Power of Attorney – Prepare for 2023 and put a Power of Attorney in place
Do you have a power of attorney in place?
When someone is ill or recovering from an illness they often feel at their most vulnerable. At the same time, they and their family may start to think about the future and what arrangements they have in place such as Wills and Powers of Attorney. At Caritas we strongly believe that it should not take a crisis situation to make us plan ahead. Wills and Powers of Attorney are not about age or being ill. They are the most important documents you can obtain and a Power of Attorney is something which everyone should have from the age of 16 upwards. Your next of kin are powerless without power of attorney – this means they cannot take any decisions on your behalf if you become incapacitated.
What is a power of attorney?
A Power of Attorney is a legal document which gives another person the legal authority to make decisions and act on your behalf. It can say whether the Attorney can act immediately or only when you become incapacitated. There are three different types of Power of Attorney:-
1. A Continuing Attorney – this covers property and finances, for example using a Bank Account, selling a house or dealing with an inheritance.
2. A Welfare Attorney – this covers personal welfare matters such as consenting to medical treatment or choosing where you live.
3. A Continuing and Welfare Attorney – this covers both property and finances as well as welfare.
When are Powers of Attorney helpful or necessary?
Instructing a Power of Attorney allows you to prepare for a time in the future if and when you become unable to make decisions for yourself. Many people find it useful following illness, as they want to exercise control over who will make decisions for them in the future and find making a Power of Attorney cathartic.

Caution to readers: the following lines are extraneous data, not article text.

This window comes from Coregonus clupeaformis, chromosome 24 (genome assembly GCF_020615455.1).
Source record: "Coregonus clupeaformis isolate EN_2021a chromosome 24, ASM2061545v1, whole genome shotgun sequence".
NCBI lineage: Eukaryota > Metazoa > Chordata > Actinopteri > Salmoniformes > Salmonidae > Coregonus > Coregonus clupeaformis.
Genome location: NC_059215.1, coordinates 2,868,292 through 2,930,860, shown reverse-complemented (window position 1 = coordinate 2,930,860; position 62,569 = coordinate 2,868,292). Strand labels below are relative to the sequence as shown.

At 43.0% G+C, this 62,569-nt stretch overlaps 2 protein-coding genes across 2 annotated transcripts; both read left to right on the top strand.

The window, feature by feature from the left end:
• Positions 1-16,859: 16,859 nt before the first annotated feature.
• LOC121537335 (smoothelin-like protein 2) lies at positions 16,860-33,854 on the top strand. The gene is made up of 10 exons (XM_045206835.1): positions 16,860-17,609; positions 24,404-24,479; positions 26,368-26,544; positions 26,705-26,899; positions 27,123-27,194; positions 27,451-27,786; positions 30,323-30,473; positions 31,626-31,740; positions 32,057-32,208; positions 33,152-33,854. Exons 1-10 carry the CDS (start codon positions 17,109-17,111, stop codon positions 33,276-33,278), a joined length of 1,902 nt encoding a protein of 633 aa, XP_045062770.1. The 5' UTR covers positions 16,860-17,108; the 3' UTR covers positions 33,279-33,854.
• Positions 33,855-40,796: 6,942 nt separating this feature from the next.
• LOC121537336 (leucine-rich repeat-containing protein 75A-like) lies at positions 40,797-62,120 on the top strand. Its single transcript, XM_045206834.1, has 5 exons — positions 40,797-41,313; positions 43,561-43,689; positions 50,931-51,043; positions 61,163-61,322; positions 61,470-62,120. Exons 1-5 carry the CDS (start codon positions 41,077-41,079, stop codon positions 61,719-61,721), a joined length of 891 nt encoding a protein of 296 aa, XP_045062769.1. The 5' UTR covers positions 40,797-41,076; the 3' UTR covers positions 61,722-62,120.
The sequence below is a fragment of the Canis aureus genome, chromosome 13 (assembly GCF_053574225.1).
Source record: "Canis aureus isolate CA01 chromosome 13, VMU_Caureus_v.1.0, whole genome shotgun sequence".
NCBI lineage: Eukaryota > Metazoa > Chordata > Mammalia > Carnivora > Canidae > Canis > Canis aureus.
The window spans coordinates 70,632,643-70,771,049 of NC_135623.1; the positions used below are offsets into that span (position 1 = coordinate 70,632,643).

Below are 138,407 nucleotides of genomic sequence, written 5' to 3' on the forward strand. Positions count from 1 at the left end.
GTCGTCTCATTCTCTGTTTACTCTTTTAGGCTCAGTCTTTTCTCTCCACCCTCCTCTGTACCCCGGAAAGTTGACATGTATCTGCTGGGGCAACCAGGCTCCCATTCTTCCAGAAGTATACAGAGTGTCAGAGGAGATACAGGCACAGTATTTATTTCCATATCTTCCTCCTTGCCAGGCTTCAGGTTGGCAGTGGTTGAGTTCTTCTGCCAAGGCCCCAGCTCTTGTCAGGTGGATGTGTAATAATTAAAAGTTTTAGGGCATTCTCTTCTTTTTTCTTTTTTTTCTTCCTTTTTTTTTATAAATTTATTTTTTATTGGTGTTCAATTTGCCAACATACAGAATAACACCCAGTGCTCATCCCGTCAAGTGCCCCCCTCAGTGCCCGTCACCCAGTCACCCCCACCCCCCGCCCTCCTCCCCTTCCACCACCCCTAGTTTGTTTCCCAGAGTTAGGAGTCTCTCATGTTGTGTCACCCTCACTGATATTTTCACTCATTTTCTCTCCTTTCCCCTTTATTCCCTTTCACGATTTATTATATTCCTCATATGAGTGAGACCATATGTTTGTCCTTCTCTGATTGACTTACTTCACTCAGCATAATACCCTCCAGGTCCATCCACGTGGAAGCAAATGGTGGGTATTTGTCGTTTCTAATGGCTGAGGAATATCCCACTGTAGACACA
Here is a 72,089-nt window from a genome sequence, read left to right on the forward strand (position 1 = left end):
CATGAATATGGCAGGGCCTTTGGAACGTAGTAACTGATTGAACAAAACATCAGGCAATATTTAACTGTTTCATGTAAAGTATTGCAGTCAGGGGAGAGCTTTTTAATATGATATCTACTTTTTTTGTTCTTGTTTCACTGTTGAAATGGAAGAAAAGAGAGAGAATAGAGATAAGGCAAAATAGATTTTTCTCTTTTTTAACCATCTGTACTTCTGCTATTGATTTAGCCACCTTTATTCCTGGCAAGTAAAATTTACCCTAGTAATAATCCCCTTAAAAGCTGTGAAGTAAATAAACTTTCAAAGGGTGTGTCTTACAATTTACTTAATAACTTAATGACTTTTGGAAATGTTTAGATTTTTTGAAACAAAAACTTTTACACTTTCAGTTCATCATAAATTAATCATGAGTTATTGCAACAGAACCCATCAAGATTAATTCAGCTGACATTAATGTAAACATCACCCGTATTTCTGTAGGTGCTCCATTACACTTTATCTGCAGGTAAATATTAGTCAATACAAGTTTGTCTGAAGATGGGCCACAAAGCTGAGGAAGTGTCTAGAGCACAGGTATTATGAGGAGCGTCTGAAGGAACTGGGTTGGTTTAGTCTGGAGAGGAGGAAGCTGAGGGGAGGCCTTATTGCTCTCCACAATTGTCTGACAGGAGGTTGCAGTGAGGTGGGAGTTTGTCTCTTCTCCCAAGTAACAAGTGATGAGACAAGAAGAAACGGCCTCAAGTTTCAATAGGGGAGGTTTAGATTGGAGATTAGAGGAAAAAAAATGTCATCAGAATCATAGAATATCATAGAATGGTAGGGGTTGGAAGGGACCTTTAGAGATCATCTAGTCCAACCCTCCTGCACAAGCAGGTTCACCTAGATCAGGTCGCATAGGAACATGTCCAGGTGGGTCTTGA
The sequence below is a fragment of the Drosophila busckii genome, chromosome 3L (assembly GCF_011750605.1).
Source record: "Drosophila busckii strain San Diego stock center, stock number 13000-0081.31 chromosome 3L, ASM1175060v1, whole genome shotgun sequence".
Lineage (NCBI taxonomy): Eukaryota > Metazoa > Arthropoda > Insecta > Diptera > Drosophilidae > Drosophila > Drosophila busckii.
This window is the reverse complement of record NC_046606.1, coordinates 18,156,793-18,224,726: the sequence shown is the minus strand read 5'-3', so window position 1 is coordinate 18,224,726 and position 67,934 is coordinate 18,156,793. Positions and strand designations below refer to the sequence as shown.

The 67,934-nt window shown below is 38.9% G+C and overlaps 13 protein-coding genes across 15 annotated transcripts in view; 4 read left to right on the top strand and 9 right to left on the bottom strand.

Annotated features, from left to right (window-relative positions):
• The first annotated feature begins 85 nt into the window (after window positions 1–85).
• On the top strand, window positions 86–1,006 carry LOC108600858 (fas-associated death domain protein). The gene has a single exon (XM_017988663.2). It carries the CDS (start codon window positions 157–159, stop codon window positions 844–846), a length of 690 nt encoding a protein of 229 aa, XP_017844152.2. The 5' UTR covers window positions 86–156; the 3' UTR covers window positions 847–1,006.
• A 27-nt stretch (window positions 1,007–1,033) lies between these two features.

Powers of Attorney are also useful where perhaps someone has had a stroke and their capacity can come and go – they may understand everything going on around them but find communication difficult. An Attorney can step in and act where necessary and equally step back as a person regains fuller capacity.
What happens if I don’t have a Power of Attorney?
If you become incapacitated (perhaps through a progressive illness or an accident) and do not have a Power of Attorney a person with an interest in your affairs may apply to the Sheriff Court to act on your behalf. This person is called a Guardian. This process (known as Guardianship) takes time, can be expensive (although legal aid is available in most cases) and ultimately you rely on the Court to appoint the most appropriate person to act on your behalf. At a time of crisis many families have been helped greatly by having a Power of Attorney in place, rather than having to resort to Guardianship.
How can Caritas Legal help you?
Caritas Legal is a modern, accessible plain speaking law firm. We act for clients throughout Scotland. We specialise in protecting vulnerable groups by helping with Wills, Trusts, Powers of Attorney, Guardianships and Living Wills. We have in-depth knowledge of the law and experience in the drafting and managing of Powers of Attorney. We can visit you at home or in hospital and prepare the documentation quickly after our meeting. After the document is signed, we will register it with the Office of the Public Guardian.
For further information or to arrange an initial consultation please call us on 01383 431101, email email@example.com or complete the contact us form on this page.